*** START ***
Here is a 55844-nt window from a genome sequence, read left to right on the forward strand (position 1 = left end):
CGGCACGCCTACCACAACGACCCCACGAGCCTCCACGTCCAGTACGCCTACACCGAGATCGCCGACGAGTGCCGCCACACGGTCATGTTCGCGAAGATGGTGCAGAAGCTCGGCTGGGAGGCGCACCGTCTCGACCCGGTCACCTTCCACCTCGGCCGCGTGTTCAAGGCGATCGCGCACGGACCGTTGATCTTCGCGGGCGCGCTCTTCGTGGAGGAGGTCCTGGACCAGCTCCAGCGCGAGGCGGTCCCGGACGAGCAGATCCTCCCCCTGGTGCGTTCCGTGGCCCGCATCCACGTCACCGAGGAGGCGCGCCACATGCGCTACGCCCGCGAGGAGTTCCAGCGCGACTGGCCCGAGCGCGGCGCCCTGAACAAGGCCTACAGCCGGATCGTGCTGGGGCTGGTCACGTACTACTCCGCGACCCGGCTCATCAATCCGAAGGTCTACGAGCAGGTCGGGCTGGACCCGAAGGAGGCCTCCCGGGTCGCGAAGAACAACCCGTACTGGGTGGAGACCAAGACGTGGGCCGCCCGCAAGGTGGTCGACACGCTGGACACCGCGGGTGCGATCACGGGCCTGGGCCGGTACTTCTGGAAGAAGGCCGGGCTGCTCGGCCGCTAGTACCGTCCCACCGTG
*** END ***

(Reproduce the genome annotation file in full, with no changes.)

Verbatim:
Here is a 55844-nt window from a genome sequence, read left to right on the forward strand (position 1 = left end):
CGGCACGCCTACCACAACGACCCCACGAGCCTCCACGTCCAGTACGCCTACACCGAGATCGCCGACGAGTGCCGCCACACGGTCATGTTCGCGAAGATGGTGCAGAAGCTCGGCTGGGAGGCGCACCGTCTCGACCCGGTCACCTTCCACCTCGGCCGCGTGTTCAAGGCGATCGCGCACGGACCGTTGATCTTCGCGGGCGCGCTCTTCGTGGAGGAGGTCCTGGACCAGCTCCAGCGCGAGGCGGTCCCGGACGAGCAGATCCTCCCCCTGGTGCGTTCCGTGGCCCGCATCCACGTCACCGAGGAGGCGCGCCACATGCGCTACGCCCGCGAGGAGTTCCAGCGCGACTGGCCCGAGCGCGGCGCCCTGAACAAGGCCTACAGCCGGATCGTGCTGGGGCTGGTCACGTACTACTCCGCGACCCGGCTCATCAATCCGAAGGTCTACGAGCAGGTCGGGCTGGACCCGAAGGAGGCCTCCCGGGTCGCGAAGAACAACCCGTACTGGGTGGAGACCAAGACGTGGGCCGCCCGCAAGGTGGTCGACACGCTGGACACCGCGGGTGCGATCACGGGCCTGGGCCGGTACTTCTGGAAGAAGGCCGGGCTGCTCGGCCGCTAGTACCGTCCCACCGTG